Connecticut Rep. Rosa DeLauro, who chairs the Labor-HHS-Education Appropriations Subcommittee, has vowed to fight for funding for gun violence research, which the House included in its spending bill. (Caroline Brehman/CQ Roll Call file photo)

The Senate Appropriations Committee plans to begin marking up spending bills Tuesday, starting off a grueling September that will include debate on more than $1.3 trillion in spending.

All that work will be capped off with a stopgap spending bill to avoid a partial government shutdown and give House and Senate lawmakers more time to work out the spending level and policy differences between the yet-to-be-released Senate bills and the legislation House appropriators marked up earlier this year.

Can Congress avoid a shutdown?
CQ Budget, Episode 126

Sens. Lindsey Graham, R-S.C., left, and Roy Blunt, R-Mon., are seen during a Senate Appropriations Committee markup in June. (Tom Williams/CQ Roll Call)

Road Ahead: Will Congress, Trump agree to any new gun laws?
Environment legislation and appropriations will highlight the week while senators wait for the president

Senate Majority Leader Mitch McConnell is waiting to hear from President Donald Trump before moving on new gun legislation. (Bill Clark/CQ Roll Call file photo)

Will Congress do anything about gun violence in September?

That question will be front and center as the House and Senate return to legislative business this week, even if the answer to the question may come down to one man on the other end of Pennsylvania Avenue: President Donald Trump.

White House pushes ban on Chinese-made buses, rail cars
Advocate for ban says state-backed Chinese companies can underbid domestic competition and drive them out of business

A MARC commuter train leaves a station in Brunswick, Md. (CQ Roll Call file photo)

The White House wants China to stay out of the U.S. mass transit business, whether it’s bus transit or passenger rail.

In a statement of policy before the House and Senate get together in a conference committee to work out their differences in a wide-ranging Pentagon policy bill, the White House said it supports a Senate provision that would bar federal transit funds from being used to buy transit vehicles manufactured by state-owned or state-controlled enterprises, including those from China.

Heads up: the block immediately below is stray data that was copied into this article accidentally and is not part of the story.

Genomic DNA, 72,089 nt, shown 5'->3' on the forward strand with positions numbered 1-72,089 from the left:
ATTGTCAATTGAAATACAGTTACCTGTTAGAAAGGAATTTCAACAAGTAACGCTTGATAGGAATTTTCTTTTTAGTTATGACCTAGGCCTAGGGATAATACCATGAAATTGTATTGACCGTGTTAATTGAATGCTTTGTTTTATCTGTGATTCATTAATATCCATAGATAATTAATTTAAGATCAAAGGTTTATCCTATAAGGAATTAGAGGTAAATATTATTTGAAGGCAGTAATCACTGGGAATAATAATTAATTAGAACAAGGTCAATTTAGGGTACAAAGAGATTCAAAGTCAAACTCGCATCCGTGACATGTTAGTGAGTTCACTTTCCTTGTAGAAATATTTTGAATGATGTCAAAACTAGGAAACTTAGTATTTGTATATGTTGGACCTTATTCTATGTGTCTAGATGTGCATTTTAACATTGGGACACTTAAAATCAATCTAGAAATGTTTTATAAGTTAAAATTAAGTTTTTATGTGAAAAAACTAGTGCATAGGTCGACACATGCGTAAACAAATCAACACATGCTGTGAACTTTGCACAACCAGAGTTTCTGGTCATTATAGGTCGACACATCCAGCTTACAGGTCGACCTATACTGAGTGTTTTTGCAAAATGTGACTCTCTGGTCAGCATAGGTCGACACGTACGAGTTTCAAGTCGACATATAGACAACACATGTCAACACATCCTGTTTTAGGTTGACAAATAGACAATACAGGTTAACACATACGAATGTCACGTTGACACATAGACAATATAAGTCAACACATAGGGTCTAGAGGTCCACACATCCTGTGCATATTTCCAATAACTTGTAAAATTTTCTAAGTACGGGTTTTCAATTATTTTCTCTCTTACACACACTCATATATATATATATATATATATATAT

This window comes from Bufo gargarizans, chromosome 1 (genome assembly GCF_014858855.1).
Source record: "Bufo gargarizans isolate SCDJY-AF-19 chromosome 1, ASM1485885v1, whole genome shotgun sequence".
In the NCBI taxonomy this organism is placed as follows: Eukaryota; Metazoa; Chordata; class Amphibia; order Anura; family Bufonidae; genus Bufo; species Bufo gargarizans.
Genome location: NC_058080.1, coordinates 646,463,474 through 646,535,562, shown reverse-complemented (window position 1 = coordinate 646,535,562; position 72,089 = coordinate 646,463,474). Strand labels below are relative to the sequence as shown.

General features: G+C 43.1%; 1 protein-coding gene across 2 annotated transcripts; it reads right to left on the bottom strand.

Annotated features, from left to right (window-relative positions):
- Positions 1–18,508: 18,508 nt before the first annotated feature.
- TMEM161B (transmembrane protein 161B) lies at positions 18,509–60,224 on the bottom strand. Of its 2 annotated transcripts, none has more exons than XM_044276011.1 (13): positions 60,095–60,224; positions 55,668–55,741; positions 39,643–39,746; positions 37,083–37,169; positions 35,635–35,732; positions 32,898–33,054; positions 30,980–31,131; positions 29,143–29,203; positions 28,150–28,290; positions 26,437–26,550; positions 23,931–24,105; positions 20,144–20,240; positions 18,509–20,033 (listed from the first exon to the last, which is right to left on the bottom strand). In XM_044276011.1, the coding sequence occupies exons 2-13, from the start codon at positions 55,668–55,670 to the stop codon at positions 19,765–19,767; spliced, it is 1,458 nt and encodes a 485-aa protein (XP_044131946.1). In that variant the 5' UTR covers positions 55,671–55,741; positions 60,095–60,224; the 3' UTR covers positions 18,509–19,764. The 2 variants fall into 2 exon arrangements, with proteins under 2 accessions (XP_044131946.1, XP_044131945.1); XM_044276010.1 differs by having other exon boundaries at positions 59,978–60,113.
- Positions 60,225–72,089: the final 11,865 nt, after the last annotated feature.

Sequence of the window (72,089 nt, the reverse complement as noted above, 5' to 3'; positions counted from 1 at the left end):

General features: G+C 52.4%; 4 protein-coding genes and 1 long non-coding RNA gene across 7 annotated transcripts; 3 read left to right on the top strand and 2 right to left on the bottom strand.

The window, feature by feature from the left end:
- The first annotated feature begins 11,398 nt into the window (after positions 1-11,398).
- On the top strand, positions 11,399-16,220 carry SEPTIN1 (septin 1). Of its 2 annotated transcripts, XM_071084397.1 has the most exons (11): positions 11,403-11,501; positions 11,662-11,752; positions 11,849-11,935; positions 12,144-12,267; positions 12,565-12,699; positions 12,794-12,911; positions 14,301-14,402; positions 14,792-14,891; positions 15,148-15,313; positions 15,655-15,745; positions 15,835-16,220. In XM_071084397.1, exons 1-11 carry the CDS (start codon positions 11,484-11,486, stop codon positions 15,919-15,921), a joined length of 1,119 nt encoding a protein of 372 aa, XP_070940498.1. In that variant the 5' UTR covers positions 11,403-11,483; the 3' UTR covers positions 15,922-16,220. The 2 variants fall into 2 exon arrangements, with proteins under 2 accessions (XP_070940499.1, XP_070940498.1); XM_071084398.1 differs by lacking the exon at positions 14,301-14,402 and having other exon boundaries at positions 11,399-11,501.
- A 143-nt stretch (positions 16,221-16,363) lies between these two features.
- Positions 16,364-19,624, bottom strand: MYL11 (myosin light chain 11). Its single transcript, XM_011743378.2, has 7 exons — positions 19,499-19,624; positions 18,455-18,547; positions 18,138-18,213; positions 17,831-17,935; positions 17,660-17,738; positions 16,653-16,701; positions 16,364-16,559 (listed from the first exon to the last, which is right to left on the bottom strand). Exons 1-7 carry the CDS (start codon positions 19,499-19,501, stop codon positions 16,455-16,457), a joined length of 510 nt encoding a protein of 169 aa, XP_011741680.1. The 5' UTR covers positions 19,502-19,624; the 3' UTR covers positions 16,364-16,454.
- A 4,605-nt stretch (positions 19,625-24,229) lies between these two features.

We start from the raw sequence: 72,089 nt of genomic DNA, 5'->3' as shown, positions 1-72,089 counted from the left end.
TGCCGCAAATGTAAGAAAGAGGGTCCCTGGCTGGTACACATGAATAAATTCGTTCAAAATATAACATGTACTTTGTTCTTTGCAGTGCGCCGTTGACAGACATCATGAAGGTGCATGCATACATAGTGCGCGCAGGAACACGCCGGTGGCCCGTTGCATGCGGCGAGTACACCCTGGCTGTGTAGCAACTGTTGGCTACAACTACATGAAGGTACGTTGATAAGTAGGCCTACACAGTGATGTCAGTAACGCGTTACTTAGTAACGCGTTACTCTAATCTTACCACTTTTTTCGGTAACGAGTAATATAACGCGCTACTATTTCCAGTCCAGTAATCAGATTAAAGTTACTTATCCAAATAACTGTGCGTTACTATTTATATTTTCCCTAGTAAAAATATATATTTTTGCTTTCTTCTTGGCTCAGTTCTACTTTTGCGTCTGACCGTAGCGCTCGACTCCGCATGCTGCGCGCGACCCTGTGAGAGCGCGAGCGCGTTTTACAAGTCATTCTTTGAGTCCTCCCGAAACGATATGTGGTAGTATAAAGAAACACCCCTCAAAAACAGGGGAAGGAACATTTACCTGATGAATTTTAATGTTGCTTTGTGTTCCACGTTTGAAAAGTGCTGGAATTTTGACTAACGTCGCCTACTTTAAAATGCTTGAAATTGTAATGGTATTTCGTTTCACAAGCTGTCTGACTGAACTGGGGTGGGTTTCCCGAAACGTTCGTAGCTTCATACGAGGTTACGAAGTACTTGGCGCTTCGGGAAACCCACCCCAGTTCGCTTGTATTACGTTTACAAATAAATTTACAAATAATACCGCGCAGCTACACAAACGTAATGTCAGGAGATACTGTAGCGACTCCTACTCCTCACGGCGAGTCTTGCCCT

Hoyer: House to take up stopgap funding the week of Sept. 16
Continuing resolution will likely last until late November

House Majority Leader Steny H. Hoyer says the House will soon consider a stopgap spending bill. (Tom Williams/CQ Roll Call file photo)

The House will vote on a continuing resolution the week of Sept. 16, according to a letter Majority Leader Steny H. Hoyer released Thursday.

The stopgap spending bill, needed to keep the government funded when the new fiscal year begins Oct. 1, will likely last until late November, according to a House Democratic aide. That could mean an end date of Nov. 21 — the last day the House is scheduled to be in session before leaving for Thanksgiving break.

Senate appropriators to begin spending sprint next week to avoid shutdown
Some type of stopgap funding measure almost surely required for at least some federal agencies to avoid a partial shutdown

Senate Appropriations Committee Chairman Richard C. Shelby said before the summer recess he hoped to bundle at least three bills together to fund the lion’s share of discretionary spending. (Caroline Brehman/CQ Roll Call file photo)

Senate appropriators are planning to advance as many as four fiscal 2020 spending bills next week, as part of a monthlong sprint to make up for lost time.

The Appropriations Committee tentatively plans to mark up on Sept. 12 the draft Defense, Labor-HHS-Education, Energy-Water and State-Operations bills, a package that would amount to a third of the 12 annual bills needed for the fiscal year that begins Oct. 1. The committee also plans to approve its subcommittee allocations, which set the overall spending limits for each of the bills, on that same day, according to people familiar with the process.